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Paddington (2014)

paddingtonA review by Nalini Haynes

Director: Paul King
Writers: Michael Bond (“Paddington Bear” created by), Paul King and Hamish McColl
Stars: Hugh Bonneville, Sally Hawkins, Julie Walters, Nicole Kidman, Peter Capaldi, Sally Hawkins, Imelda Staunton…
Running time: 95 minutes
Watch this if you liked: The Lego Movie, Shrek 1 & 2
Rating: 5/5 stars; this movie will be a classic.

An intrepid British explorer travels to Darkest Peru where he meets a bear who saves his life. Subsequently, the explorer feels unable to shoot the bear. Queue Yoda–Luke-esque scene with the bears demolishing the explorer’s camp — and learning to talk.

Forty years later, when Darkest Peru is flattened by an earthquake, a young bear (the nephew of the bears who met the explorer) sets off for London to find a new home. HE IS A REFUGEE.

When he arrives in London he is buffeted by crowds and left alone on the Paddington Station platform. A kindly mother (Mrs Brown played by Sally Hawkins) invites him to stay for the night before she takes him to ‘the authorities’ the next day. Any attempt by Mr Brown to say the bear’s name results in something rude in bear, so Mrs Brown gives the bear an English name: Paddington.

Mr Curry (Peter Capaldi) is a socially awkward nosy controlling neighbour, the type who’d yell ‘you kids get off my lawn’ if he had a lawn. As it is, he considers his street to be his lawn. Mr Curry is susceptible to Millicent’s (Nicole Kidman’s) charms; Kidman plays a fabulous villain. I love Nicole Kidman as a villain; I was so disappointed there was no sequel to the Golden Compass but now we have Paddington instead.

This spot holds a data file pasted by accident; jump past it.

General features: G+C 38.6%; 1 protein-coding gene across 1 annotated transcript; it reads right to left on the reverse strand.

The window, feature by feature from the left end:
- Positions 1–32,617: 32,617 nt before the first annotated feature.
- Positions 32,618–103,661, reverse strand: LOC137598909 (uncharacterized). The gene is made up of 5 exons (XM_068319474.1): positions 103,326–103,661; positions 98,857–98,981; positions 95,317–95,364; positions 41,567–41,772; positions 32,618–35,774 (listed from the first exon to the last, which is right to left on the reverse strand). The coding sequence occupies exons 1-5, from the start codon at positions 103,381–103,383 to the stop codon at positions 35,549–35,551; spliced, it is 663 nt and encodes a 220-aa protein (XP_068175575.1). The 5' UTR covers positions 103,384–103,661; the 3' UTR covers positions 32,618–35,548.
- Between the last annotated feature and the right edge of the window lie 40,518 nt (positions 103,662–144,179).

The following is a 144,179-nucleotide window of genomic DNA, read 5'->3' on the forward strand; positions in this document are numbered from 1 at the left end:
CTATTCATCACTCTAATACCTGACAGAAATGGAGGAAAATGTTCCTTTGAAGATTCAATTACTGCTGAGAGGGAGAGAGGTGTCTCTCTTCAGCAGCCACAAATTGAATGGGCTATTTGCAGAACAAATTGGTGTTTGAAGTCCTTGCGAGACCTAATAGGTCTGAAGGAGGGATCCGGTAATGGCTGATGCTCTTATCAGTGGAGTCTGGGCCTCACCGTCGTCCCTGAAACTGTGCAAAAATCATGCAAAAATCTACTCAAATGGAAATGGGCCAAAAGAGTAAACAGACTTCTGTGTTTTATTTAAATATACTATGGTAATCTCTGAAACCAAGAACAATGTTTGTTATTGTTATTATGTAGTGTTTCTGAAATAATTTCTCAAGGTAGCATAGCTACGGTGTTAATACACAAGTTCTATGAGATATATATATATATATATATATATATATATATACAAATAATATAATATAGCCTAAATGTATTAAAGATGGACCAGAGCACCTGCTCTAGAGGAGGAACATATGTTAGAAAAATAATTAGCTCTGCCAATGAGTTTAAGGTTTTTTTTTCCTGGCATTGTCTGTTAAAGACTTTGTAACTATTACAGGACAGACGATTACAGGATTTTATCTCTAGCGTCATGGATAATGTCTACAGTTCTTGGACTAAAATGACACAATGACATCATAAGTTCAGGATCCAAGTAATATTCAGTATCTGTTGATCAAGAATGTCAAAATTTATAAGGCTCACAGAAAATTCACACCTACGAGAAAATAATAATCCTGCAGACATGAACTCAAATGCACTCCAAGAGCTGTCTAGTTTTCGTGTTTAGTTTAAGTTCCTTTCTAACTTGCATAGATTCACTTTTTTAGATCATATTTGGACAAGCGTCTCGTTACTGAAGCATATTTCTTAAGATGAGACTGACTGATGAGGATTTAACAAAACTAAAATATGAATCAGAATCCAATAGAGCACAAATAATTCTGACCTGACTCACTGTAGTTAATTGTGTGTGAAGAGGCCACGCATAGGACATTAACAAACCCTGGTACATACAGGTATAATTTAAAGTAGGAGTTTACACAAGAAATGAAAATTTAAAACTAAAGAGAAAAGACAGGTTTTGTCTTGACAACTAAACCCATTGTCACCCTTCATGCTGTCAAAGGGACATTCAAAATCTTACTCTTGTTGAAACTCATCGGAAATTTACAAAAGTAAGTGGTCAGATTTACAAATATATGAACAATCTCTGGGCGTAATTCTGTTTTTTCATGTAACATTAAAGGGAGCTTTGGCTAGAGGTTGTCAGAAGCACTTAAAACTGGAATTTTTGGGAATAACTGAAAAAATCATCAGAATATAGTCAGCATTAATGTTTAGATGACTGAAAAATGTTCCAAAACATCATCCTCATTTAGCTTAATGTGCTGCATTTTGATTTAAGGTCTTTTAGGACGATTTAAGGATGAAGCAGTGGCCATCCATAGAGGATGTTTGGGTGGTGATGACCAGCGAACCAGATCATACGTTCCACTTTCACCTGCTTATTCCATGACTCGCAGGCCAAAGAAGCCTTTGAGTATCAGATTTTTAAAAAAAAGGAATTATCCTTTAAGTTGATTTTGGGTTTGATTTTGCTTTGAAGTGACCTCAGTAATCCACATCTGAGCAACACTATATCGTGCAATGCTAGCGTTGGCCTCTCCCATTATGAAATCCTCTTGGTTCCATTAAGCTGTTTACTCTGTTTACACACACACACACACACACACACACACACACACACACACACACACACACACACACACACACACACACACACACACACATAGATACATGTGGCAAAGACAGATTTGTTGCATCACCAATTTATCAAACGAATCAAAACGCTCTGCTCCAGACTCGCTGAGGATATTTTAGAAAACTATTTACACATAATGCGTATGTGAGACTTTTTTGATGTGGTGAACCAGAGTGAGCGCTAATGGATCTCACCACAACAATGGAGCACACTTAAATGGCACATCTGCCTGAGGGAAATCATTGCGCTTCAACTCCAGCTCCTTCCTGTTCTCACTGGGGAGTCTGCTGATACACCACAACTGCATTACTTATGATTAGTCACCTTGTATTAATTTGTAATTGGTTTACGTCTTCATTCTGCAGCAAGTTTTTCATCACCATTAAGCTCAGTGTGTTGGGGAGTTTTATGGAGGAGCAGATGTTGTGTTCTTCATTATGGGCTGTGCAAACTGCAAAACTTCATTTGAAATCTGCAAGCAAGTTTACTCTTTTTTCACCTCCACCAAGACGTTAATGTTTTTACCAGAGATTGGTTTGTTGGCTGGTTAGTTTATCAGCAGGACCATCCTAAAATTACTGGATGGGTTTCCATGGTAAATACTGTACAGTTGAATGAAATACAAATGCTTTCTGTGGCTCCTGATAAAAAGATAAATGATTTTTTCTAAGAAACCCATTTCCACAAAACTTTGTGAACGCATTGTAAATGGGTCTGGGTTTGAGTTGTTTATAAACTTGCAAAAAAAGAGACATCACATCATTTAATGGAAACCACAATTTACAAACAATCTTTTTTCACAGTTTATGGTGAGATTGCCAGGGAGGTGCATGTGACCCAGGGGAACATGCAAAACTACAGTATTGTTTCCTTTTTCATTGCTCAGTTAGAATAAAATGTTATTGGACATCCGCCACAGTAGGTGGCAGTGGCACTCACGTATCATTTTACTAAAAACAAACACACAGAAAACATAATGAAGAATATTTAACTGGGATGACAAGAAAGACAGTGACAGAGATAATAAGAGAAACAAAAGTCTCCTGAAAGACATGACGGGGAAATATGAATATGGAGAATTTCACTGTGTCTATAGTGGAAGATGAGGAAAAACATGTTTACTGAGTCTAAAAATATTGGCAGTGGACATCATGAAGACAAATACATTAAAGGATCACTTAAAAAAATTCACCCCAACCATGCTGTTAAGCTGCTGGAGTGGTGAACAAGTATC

Just about everyone with a speaking part in Paddington is someone so I’m not going to squee about the long list of awesome. It would take too long and I might let some spoilers slip.

The special effects are brilliant. I don’t usually comment on the visuals unless I have a sighted minion with me but I saw Paddington in a tiny theatre. The close-ups, particularly of Paddington’s face when accidentally falling and sliding, combined with the full knowledge that no-one gets hurt, make the physical humour hilarious. Paddington is so incredibly expressive that he comes alive on the screen. He may not be 100% perfect all the time — occasionally his eyes or mouth reminded me of my traumatising stuffed koala toys — but the character and plot more than compensate for those slight slips.

Paddington is the best family movie to come along since The Lego Movie and, in my opinion, is even better. Filled with action, symbolism that may help teach the next generation, comedy and heart, Paddington is a real family movie with layers, onion boy. I want to say so much more but I won’t spoil the movie. See it yourself.

Paddington is so popular, it gave Studio Canal its biggest ever UK opening with a weekend total of $8,031, 207. Need I say more?

I want Paddington on bluray. I also want a large toy Paddington Bear. You hear me, Santa?

Nalini is an award-winning writer and artist as well as managing editor of Dark Matter Zine.


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